Hi,

I have the same confusion. For example:

1. there was complete silence except for the sound of someone coughing.
2. New lightweight materials have replaced traditional ones except for certain special uses.

Some test answers said that both the above shouldn't be except, why?

haihao
Haihao
I'm a Communicator ;-)


Joined: 26 Oct 2006
Posts: 2471
Location: Japan

How to use 'except' and 'except for' #5 (permalink) Fri Dec 01, 2006 9:31 am   How to use 'except' and 'except for'
 

Hi Haihao,

As you will see from the comments I made over two years ago, 'except for' tends to suggest particular exclusivity. I think if you use 'except' on its own, this is often followed by a general list or a general exclusion. Both your sentences do bear that out by referring to particular exclusions.

A
_________________
English as a Foreign Language
You can read my EFL story Progressive Forms
Alan
Co-founder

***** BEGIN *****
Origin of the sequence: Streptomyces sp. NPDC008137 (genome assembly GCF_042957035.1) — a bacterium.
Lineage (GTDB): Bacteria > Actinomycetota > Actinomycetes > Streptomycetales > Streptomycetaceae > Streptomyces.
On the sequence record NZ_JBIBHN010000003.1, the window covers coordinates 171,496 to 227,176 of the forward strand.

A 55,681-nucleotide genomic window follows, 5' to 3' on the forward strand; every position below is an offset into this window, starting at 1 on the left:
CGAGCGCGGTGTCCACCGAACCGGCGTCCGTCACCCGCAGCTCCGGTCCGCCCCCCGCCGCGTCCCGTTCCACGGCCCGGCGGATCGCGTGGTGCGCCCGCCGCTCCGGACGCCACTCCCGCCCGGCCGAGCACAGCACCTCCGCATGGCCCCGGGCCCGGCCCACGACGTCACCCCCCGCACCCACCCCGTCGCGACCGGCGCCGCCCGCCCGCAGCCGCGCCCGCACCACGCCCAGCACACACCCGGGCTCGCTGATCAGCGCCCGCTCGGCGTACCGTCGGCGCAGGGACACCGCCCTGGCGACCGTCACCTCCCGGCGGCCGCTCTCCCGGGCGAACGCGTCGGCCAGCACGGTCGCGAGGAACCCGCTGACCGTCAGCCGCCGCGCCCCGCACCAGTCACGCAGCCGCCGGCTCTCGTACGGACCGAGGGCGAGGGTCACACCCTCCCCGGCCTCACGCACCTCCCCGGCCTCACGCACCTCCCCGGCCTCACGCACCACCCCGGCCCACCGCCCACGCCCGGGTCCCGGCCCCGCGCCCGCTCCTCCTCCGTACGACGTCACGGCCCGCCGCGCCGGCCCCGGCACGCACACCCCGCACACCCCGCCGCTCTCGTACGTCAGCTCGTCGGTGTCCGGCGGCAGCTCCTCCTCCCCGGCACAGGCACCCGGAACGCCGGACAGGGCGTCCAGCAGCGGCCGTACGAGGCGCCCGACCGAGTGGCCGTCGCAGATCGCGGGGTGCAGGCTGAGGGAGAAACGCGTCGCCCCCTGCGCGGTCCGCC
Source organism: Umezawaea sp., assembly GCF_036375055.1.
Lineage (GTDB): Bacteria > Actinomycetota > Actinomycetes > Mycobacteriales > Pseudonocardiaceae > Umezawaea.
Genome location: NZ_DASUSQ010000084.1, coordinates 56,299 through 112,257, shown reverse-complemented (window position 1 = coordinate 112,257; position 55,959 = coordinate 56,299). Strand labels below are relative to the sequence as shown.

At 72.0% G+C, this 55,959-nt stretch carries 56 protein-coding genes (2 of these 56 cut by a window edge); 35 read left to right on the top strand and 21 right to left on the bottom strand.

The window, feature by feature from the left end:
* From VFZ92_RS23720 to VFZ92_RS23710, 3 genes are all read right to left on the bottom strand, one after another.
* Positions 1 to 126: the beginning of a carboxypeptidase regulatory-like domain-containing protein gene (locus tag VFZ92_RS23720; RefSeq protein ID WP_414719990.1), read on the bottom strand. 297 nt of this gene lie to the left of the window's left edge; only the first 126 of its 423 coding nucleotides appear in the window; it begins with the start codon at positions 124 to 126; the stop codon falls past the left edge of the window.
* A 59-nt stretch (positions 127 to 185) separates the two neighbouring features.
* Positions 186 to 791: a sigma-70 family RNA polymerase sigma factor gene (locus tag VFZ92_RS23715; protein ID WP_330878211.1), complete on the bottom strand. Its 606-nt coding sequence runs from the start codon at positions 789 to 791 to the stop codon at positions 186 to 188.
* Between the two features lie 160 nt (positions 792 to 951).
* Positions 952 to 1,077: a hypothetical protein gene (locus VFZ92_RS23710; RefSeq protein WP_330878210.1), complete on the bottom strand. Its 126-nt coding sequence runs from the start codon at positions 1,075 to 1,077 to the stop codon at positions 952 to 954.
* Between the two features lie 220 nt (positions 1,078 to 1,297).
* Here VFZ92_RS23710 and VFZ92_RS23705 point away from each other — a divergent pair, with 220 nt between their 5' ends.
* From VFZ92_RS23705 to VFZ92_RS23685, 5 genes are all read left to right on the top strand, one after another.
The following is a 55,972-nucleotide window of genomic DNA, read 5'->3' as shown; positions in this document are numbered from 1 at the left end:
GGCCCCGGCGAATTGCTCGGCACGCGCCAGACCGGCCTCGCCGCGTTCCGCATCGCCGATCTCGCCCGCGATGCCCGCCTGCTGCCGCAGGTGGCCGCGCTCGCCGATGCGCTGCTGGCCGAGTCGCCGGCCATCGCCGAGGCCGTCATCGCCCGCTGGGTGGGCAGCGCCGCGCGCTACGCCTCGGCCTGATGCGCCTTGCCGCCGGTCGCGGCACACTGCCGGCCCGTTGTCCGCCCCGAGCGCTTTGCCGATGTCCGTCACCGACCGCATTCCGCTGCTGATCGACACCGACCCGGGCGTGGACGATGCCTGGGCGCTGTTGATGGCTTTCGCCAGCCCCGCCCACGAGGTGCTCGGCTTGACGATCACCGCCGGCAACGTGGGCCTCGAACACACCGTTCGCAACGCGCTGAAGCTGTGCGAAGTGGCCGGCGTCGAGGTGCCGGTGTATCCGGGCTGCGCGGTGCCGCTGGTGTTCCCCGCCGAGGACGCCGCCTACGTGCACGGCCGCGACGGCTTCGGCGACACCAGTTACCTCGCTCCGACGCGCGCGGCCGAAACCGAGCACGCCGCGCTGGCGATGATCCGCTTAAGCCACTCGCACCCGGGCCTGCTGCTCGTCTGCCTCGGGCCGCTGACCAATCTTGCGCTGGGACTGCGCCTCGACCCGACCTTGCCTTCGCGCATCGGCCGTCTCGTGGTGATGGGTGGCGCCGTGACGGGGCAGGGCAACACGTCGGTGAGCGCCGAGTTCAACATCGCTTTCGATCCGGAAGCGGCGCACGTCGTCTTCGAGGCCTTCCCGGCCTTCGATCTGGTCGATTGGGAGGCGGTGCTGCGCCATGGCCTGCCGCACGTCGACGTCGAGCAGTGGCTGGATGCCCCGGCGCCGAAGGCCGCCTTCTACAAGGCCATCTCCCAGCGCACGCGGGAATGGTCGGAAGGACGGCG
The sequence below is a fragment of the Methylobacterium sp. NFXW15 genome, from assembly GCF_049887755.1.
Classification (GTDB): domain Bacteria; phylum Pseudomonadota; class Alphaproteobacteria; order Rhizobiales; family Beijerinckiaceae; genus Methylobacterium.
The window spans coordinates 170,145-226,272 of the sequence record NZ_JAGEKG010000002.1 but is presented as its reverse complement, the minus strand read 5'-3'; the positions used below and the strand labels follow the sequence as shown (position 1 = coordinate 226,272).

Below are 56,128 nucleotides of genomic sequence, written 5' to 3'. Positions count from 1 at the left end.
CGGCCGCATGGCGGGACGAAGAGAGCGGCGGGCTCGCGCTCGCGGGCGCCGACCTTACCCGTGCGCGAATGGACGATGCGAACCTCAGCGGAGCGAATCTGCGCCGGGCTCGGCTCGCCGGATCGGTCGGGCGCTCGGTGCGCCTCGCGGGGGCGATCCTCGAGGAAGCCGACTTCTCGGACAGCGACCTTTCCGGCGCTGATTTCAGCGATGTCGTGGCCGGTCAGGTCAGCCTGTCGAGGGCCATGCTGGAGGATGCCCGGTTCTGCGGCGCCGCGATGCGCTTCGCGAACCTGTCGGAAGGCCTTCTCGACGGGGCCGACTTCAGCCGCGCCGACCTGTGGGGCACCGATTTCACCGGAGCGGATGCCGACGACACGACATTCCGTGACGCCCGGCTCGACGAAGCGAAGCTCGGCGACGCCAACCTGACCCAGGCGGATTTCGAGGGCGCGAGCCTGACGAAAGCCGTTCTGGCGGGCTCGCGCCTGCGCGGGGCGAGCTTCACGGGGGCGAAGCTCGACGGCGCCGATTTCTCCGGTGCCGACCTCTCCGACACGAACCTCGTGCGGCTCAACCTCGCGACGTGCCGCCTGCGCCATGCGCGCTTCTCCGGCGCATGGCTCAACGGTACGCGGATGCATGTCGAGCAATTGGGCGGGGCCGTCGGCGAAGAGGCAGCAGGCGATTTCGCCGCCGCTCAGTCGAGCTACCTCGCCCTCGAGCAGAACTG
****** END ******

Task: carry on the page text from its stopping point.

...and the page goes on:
Alan Townend

Joined: 27 Sep 2003
Posts: 16543
Location: UK

Good question/good explanation #6 (permalink) Fri Dec 01, 2006 15:46 pm   Good question/good explanation
 

Thank you for the explanation, Alan. Like the other fellow-users here, this has always been a question for me. I think this is becoming clearer to me now.
_________________
Learning is a sacred engagement.
Ahmadov
I'm here quite often ;-)


Joined: 23 Dec 2005
Posts: 312
Location: Azerbaijan

How to use 'except' and 'except for' #7 (permalink) Sun Dec 03, 2006 0:27 am   How to use 'except' and 'except for'
 

As clear as a bell to me, too. Thank you very much, Alan.

haihao
Haihao
I'm a Communicator ;-)


Joined: 26 Oct 2006
Posts: 2471
Location: Japan